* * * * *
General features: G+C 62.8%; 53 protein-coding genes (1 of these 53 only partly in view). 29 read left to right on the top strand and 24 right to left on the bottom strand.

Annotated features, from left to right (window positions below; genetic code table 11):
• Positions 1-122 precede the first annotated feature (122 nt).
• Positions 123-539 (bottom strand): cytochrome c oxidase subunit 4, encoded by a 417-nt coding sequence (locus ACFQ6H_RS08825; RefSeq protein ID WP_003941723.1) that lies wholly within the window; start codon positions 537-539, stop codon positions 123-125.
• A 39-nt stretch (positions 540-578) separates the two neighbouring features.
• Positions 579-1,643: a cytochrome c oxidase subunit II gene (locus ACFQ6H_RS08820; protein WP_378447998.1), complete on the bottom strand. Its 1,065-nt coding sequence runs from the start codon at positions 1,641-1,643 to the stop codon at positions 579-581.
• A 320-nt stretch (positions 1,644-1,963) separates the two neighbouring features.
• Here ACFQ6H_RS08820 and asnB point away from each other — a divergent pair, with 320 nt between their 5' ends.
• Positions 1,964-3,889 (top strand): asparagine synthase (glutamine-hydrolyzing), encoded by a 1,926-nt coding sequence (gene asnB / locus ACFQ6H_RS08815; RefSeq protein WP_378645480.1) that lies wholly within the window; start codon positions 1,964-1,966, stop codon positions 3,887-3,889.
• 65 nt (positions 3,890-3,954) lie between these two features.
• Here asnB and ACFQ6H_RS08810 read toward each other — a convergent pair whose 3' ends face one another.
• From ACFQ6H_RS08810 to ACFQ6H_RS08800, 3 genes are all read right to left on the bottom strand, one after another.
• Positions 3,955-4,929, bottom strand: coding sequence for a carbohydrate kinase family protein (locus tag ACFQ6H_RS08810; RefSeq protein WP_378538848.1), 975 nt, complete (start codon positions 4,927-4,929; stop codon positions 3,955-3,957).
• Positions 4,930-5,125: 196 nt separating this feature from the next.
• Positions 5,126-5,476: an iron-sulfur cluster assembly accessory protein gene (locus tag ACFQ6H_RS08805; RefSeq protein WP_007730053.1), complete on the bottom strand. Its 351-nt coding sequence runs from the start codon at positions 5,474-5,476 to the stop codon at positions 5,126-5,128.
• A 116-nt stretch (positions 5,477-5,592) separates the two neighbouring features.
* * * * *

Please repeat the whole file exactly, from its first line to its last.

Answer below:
General features: G+C 62.8%; 53 protein-coding genes (1 of these 53 only partly in view). 29 read left to right on the top strand and 24 right to left on the bottom strand.

Annotated features, from left to right (window positions below; genetic code table 11):
• Positions 1-122 precede the first annotated feature (122 nt).
• Positions 123-539 (bottom strand): cytochrome c oxidase subunit 4, encoded by a 417-nt coding sequence (locus ACFQ6H_RS08825; RefSeq protein ID WP_003941723.1) that lies wholly within the window; start codon positions 537-539, stop codon positions 123-125.
• A 39-nt stretch (positions 540-578) separates the two neighbouring features.
• Positions 579-1,643: a cytochrome c oxidase subunit II gene (locus ACFQ6H_RS08820; protein WP_378447998.1), complete on the bottom strand. Its 1,065-nt coding sequence runs from the start codon at positions 1,641-1,643 to the stop codon at positions 579-581.
• A 320-nt stretch (positions 1,644-1,963) separates the two neighbouring features.
• Here ACFQ6H_RS08820 and asnB point away from each other — a divergent pair, with 320 nt between their 5' ends.
• Positions 1,964-3,889 (top strand): asparagine synthase (glutamine-hydrolyzing), encoded by a 1,926-nt coding sequence (gene asnB / locus ACFQ6H_RS08815; RefSeq protein WP_378645480.1) that lies wholly within the window; start codon positions 1,964-1,966, stop codon positions 3,887-3,889.
• 65 nt (positions 3,890-3,954) lie between these two features.
• Here asnB and ACFQ6H_RS08810 read toward each other — a convergent pair whose 3' ends face one another.
• From ACFQ6H_RS08810 to ACFQ6H_RS08800, 3 genes are all read right to left on the bottom strand, one after another.
• Positions 3,955-4,929, bottom strand: coding sequence for a carbohydrate kinase family protein (locus tag ACFQ6H_RS08810; RefSeq protein WP_378538848.1), 975 nt, complete (start codon positions 4,927-4,929; stop codon positions 3,955-3,957).
• Positions 4,930-5,125: 196 nt separating this feature from the next.
• Positions 5,126-5,476: an iron-sulfur cluster assembly accessory protein gene (locus tag ACFQ6H_RS08805; RefSeq protein WP_007730053.1), complete on the bottom strand. Its 351-nt coding sequence runs from the start codon at positions 5,474-5,476 to the stop codon at positions 5,126-5,128.
• A 116-nt stretch (positions 5,477-5,592) separates the two neighbouring features.